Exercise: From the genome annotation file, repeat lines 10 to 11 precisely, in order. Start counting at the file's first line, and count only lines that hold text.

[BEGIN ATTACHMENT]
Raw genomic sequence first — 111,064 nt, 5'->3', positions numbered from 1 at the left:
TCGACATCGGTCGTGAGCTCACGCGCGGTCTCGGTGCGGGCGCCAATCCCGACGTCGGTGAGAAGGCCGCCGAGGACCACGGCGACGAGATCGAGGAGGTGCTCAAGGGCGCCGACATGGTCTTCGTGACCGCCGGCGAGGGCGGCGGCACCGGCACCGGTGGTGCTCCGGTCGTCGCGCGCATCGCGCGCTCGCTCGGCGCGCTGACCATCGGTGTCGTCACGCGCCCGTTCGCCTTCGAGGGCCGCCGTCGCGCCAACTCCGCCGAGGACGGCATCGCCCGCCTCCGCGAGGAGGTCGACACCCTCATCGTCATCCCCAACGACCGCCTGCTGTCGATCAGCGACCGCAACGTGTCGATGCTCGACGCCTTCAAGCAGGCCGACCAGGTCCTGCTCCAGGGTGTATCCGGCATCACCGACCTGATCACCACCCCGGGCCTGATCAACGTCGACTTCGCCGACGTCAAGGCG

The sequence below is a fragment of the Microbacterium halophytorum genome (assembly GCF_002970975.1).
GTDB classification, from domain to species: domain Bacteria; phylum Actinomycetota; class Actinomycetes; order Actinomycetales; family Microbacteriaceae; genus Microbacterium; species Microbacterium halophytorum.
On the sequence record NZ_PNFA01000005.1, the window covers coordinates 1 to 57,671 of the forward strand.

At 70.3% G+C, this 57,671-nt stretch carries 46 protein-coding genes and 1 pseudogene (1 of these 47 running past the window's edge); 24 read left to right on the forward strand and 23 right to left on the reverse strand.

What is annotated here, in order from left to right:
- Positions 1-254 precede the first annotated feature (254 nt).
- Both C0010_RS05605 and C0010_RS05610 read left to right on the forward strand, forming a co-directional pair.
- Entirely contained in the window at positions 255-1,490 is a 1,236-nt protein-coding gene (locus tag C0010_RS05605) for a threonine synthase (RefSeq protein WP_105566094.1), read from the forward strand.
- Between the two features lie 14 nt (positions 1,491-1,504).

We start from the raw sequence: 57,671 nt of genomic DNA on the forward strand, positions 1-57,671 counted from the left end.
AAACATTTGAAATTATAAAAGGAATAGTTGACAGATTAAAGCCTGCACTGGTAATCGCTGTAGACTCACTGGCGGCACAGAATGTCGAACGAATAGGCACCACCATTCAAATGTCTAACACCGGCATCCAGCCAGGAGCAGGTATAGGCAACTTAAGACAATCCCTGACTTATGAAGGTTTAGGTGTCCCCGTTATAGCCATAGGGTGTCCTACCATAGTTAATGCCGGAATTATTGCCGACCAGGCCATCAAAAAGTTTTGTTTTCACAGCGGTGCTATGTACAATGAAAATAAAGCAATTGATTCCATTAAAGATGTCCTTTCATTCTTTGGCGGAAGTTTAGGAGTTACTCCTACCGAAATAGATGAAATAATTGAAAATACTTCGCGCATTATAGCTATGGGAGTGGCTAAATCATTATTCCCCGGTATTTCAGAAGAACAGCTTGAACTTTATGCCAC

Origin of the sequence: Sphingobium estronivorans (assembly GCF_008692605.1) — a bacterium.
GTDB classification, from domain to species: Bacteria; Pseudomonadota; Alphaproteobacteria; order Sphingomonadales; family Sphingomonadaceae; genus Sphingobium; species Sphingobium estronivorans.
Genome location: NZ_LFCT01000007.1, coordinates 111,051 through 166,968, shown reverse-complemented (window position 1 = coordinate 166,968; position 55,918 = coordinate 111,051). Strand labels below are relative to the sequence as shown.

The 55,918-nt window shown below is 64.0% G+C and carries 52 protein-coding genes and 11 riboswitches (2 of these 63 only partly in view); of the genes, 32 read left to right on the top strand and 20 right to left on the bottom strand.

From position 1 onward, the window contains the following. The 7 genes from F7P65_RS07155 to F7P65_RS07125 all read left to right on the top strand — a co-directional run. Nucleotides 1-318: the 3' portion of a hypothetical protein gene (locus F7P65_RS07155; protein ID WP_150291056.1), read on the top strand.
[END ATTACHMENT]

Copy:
- Entirely contained in the window at positions 255-1,490 is a 1,236-nt protein-coding gene (locus tag C0010_RS05605) for a threonine synthase (RefSeq protein WP_105566094.1), read from the forward strand.
- Between the two features lie 14 nt (positions 1,491-1,504).